A Monodrama for Contralto and Percussion
Music Brian Schober
Libretto Joan Ross Sorkin
White Witch is a tale of lust, murder and retribution, based on the 19th-century Jamaican legend of Annie Palmer, notoriously known as "The White Witch of Rose Hall." As Annie plans her latest murder of a young rival in a voodoo ceremony, she recounts how she has used her power of voodoo to kill three husbands and countess slave lovers to satisfy her insatiable sexual appetite. Yet despite her prowess and bravado, in the end when regret is too late, she receives her just reward.
The opera is a cautionary tale about the abuse of power, in this case, woman dominating man, white dominating black, father dominating daughter, all by the perverse use of sexuality. The exploitation of the weak, the minority and the powerless is a theme that continues to resonate today.
At the beginning of the opera, Annie appears in the moonlight in the garden of her plantation, amid her voodoo totems to prepare herself to the young girl Giselle whose slave husband Henry Taylor is her current lover. As she undergoes the voodoo ritual of calling to the chief voodoo god Papa Legba to give her strength and become an instrument of his power, Annie remembers her previous conquests. First she murdered her first husband John Palmer, the weak, impotent master of Rose Hall, then her second husband Antoine, her ardent slave lover whom she dispatched because he was socially beneath her class, then her third husband Clarence Hutchins, a fraud and imposter, as well as a host of other slave lovers from the plantation. As she continues to prepare for the death of Giselle, Annie recalls how she learned the sacred arts of voodoo from her island nursemaid Marie Toussaint in Haiti. She also remembers with bitterness the sexual abuse by her own father and how her mother stood by and let it happen, and how the sacred arts were her only salvation. With these charms she casts a spell, a curse upon Giselle.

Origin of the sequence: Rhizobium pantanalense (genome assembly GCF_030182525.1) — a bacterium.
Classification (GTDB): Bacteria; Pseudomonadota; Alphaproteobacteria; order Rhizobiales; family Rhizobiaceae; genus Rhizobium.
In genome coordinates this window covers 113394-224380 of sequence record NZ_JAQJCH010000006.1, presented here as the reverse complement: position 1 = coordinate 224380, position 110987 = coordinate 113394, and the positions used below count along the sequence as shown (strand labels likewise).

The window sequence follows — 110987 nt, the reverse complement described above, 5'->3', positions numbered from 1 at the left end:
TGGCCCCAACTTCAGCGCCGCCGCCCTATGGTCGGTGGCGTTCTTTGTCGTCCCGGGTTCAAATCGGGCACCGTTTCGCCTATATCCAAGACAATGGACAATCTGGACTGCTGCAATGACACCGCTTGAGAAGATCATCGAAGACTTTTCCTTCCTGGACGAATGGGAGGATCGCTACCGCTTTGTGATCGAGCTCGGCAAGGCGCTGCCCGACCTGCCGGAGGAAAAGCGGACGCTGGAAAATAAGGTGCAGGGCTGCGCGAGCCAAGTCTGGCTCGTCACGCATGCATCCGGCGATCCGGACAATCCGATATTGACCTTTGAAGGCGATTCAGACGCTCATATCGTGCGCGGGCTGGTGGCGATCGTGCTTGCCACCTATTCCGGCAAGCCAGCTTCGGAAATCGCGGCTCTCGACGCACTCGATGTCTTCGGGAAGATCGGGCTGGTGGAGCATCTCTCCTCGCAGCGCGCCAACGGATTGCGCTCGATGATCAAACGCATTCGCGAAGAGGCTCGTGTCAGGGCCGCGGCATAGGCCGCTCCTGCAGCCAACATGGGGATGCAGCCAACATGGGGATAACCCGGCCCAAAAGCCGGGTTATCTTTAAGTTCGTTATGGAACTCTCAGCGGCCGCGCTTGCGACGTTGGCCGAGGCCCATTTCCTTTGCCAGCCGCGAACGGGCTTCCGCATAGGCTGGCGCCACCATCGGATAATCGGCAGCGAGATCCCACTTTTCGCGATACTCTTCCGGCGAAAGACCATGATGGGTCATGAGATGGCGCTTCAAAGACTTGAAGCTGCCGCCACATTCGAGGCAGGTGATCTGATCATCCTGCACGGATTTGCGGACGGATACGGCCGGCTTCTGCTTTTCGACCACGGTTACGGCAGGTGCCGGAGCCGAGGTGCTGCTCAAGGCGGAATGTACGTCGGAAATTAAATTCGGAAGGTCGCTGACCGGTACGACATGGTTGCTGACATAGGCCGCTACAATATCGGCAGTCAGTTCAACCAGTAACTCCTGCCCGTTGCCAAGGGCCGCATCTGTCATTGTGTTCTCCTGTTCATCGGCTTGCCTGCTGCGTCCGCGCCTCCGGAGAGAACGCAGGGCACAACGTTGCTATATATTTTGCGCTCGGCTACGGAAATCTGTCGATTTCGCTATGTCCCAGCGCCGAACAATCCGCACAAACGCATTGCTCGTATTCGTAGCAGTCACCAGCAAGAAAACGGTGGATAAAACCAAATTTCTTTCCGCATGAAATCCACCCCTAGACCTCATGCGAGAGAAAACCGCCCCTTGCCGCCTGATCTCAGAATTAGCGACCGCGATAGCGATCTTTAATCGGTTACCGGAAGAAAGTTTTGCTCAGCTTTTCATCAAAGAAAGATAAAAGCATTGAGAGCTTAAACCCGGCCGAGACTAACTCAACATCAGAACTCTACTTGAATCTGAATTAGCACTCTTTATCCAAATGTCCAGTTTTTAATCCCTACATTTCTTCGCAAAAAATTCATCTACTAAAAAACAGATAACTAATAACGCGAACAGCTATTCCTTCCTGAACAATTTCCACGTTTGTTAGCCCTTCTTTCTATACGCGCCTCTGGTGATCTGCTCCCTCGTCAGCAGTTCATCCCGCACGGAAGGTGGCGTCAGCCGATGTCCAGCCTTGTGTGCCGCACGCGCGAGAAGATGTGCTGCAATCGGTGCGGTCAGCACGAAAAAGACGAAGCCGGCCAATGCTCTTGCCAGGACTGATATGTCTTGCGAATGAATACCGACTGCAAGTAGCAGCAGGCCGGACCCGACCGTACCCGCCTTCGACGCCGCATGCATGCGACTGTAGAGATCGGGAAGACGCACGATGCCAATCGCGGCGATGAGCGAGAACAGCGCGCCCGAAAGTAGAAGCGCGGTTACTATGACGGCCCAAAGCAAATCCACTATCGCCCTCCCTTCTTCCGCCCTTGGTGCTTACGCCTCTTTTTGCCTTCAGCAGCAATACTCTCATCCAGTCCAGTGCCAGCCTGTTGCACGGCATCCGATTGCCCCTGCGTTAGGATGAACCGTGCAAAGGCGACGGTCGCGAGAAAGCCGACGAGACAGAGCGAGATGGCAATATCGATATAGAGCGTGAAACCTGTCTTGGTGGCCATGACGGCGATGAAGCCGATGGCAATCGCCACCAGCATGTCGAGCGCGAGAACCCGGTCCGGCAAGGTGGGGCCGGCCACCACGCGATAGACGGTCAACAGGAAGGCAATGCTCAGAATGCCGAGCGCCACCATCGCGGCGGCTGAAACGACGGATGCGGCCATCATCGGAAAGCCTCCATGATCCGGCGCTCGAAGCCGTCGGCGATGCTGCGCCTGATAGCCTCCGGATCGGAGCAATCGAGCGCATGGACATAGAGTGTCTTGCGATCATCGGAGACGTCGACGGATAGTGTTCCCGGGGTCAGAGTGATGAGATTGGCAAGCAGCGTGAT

Annie goes from the lusty highs of empowerment to the stark lows of loneliness when her reverie is interrupted by three calls of the raven. She realizes that Papa Legba has abandoned her for her abuse of her voodoo powers and that he will empower the slave Takoo, grandfather of Giselle and one of Annie’s former lovers, who will kill her using his own voodoo charms. As her impending death looms ahead, Annie becomes circumspect, recalling her unhappy past. Only then does she show regret and acknowledges her own human frailty. In true operatic fashion, Annie faces her fate stoically. With regal bearing she leaves the sacred voodoo circle with her head held high.
Cast of 2 (singer and percussionist). Running time: approximately 45 minutes.
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White Witch, Premiere at Symphony Space, October 23-25, 2014
“This piece is fierce and intense—and at all times understandable.
Christina Ascher is the perfect Annie Palmer.”
“WOW! Congratulations to librettist Joan Ross Sorkin, composer Brian Schober,
contralto Christina Ascher, percussionist Jared Soldiviero, director Lynn Neuman, video/projection designer Gail Scott White, and costume designer Malinda Crump for a powerful performance of White Witch tonight! A powerful performance…Wonderful!
I hope it sprouts huge wings and flies everywhere.”
“White Witch is called a monodrama for contralto and percussion, but I would call
White Witch a ‘triodrama’ because the contralto, score for percussion, and animated screen work so well together on the stage to bring the tragic story of Annie Palmer to life.”
“A memorable, unusual and exciting production…
I admire the creativity of the entire team, especially the librettist.”
“Staging was beautiful! The video component populated the state
without distracting from the performance and gave Christina a moving,
emotional context that really engaged the audience!
“Sometimes the percussion leading into the ethereal voice made me think of
George Crumb-but not in a derivative way-in a good way.”
“Production values were great-everything worked together to serve the piece.
The costuming was especially effective in showing us the character.”
“The libretto is beautiful!”
“What an extraordinary piece of music theater! I was absolutely spellbound!”
“Unusual and exciting production---I admire the creativity of the entire team!”